• Tsedale Lemma, Editor-In-Chief, Addis Standard Magazine
    • Bayisa Wak-Woya, Director, Global Refugee & Migration Council 
    • Moderator: Hassan Shire, Executive Director, DefendDefenders

    Friday, 2 March 15:00-16:30 (Room XI) | Counterterrorism, Emergency Powers, and the Protection of Civic Space | Organised by: Article 19, ECNL, CIVICUS, ICNL, World Movement for Democracy, and International Federation for Human Rights

    The use of exceptional national security and emergency powers to combat terrorism has become increasingly common. The event will look at how counterterrorism measures and emergency powers have increasingly resulted in the restrictions of fundamental freedoms, including the rights to assembly, association and expression. See full invitation.

    PANELISTS: 

    • Fionnuala Ni Aolain, UN Special Rapporteur on the promotion and protection of human rights and fundamental freedoms while countering terrorism
    • Kerem Altiparmek, Ankara University, Faculty of Political Science
    • Yared Hailemariam, Director, Association for Human Rights in Ethiopia
    • Lisa Oldring, Office of the UN High Commissioner for Human Rights
    • Sonia Tanic, Representative to the UN, International Federation for Human Rights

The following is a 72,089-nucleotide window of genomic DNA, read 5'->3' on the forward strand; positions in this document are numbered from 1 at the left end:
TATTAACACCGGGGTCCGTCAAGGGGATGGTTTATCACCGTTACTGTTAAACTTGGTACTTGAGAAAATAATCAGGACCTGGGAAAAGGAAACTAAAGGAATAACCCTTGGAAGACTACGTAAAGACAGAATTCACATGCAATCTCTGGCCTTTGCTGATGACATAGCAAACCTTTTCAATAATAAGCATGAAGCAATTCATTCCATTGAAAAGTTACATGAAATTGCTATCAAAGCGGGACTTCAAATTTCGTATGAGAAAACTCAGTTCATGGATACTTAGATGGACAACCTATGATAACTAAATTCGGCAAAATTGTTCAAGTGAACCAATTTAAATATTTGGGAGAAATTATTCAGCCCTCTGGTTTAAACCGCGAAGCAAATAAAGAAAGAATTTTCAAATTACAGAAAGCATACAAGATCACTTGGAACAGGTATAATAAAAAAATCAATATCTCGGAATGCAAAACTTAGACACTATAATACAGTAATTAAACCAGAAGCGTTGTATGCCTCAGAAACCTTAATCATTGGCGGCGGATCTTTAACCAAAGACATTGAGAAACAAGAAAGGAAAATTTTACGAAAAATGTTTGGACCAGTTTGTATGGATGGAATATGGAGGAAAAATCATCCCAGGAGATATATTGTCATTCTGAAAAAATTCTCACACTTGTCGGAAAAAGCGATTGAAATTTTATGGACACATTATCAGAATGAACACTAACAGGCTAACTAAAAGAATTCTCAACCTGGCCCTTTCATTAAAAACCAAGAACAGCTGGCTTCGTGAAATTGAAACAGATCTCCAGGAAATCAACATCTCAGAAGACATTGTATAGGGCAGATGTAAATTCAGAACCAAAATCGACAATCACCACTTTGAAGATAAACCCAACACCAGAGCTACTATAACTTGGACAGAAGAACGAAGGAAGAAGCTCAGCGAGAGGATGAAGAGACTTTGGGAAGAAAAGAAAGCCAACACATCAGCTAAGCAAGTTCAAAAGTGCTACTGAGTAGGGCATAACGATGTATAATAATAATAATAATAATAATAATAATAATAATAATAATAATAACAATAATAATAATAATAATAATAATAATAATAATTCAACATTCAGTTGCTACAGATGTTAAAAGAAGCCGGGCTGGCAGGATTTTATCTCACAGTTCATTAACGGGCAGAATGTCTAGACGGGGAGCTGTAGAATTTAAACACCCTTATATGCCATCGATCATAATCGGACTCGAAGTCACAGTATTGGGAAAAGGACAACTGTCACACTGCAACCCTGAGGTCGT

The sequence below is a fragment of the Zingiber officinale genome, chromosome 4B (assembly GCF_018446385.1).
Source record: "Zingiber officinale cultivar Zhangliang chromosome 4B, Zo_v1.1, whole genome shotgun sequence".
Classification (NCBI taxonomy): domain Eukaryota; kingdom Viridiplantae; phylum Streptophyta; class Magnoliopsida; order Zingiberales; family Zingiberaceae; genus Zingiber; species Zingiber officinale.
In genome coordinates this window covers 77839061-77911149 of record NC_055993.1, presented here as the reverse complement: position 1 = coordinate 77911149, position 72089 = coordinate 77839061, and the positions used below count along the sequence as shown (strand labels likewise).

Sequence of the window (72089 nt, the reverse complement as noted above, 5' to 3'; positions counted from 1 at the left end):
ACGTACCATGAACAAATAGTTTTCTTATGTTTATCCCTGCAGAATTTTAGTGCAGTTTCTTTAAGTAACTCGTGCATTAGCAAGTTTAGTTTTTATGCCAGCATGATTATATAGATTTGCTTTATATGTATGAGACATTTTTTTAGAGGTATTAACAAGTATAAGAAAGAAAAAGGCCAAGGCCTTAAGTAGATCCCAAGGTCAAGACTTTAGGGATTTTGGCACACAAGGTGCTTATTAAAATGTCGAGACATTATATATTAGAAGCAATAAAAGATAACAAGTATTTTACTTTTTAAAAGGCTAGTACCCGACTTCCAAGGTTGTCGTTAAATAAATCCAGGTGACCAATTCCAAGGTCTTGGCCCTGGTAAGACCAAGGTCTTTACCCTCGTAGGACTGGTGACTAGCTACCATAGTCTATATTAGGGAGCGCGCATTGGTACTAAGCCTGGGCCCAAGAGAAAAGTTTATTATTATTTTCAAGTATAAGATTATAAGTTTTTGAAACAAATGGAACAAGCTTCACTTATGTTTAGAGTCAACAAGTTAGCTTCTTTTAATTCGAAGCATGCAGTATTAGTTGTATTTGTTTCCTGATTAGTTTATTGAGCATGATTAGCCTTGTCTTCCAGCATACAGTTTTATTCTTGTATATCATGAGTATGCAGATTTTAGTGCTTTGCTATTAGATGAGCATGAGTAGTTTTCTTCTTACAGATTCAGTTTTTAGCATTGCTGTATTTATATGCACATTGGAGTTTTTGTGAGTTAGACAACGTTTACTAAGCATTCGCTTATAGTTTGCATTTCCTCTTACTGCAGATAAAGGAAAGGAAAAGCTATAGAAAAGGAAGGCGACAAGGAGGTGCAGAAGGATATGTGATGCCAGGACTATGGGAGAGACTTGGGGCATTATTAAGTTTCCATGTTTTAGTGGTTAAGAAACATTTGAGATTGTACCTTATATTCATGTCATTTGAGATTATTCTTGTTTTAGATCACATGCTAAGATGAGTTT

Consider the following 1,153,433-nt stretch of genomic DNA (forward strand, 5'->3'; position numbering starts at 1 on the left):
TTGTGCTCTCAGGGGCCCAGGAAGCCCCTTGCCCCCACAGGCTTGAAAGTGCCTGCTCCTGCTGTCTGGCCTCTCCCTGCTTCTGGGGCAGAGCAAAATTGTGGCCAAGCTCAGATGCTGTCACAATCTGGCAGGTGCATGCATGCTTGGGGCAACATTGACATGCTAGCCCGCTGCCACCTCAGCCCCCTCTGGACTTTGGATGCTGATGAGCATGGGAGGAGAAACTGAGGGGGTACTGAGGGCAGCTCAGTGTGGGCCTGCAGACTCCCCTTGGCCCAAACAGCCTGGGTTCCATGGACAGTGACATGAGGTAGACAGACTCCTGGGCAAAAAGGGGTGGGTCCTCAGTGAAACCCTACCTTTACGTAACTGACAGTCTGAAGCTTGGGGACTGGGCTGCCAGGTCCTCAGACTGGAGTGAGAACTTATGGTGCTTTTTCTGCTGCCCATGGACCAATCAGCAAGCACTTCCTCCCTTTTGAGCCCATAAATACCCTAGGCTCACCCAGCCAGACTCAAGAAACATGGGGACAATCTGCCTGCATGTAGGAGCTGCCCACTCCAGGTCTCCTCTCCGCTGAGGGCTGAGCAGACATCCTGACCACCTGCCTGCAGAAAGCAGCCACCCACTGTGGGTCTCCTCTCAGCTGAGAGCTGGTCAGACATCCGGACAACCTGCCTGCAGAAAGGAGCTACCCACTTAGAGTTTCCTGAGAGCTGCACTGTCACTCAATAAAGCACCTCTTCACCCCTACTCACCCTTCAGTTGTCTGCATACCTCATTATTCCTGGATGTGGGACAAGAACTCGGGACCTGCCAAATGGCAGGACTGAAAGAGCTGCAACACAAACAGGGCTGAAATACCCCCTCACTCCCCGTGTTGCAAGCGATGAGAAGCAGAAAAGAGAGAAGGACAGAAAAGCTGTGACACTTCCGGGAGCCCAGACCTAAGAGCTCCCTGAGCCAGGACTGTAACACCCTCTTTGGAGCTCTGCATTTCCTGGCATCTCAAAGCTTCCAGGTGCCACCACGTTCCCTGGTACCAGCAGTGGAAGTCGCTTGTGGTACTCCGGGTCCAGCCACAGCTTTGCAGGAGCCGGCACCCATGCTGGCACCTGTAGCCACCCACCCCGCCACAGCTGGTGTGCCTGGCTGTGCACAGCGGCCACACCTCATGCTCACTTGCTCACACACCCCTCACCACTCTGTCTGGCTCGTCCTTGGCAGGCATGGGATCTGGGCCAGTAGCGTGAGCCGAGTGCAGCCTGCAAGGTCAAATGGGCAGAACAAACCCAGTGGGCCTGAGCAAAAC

• Moderator: Nicholas Miller, International Center for Not-for-Profit Law

    Thursday, 15 March 15:00-16:00 (Room XXII) | The Link Between the Deterioration of Human Rights in Egypt and the Massive Violations in the Gulf States | Gulf Center for Human Rights | International Federation for Human Rights | OMCT | International Service for Human Rights | CPJ | ALQST | CIVICUS | CPJ

    A look at the middle east governments' coordinated efforts to target human rights defenders and journalists across the region. See full invitation.

    PANELISTS:

    • Yahya Al-Assiri, Director of ALQST for Human Rights in Saudi Arabia
    • Justin Shilad, Committee to Protect Journalists
    • Nardine Al-Nemr, Academic & Activists from Egypt
    • Sara Brandt, Advocacy & Campaigns Officer, CIVICUS

     

  • CIVICUS concerned about repressive wave in Cuba

    Spanish

    CIVICUS, the global civil society alliance, is deeply worried about rising repression in Cuba. Despite the restoration of diplomatic relations with the United States and the expectations generated by the possibility of an imminent lifting of sanctions, Cuban journalists and civil society activists and their organisations are facing a serious clampdown for exercising their rights to freedom of association, expression and peaceful assembly.

    “As activists attempt to reclaim public space following recent political developments, short-term detentions have been on the rise as a way to discourage acts of democratic dissent,” said Inés Pousadela, policy and research officer with CIVICUS. “In addition to high-profile activists and protest-oriented organisations who have been traditionally targeted, groups engaged in research, monitoring and providing information to citizens have also faced increased government repression.”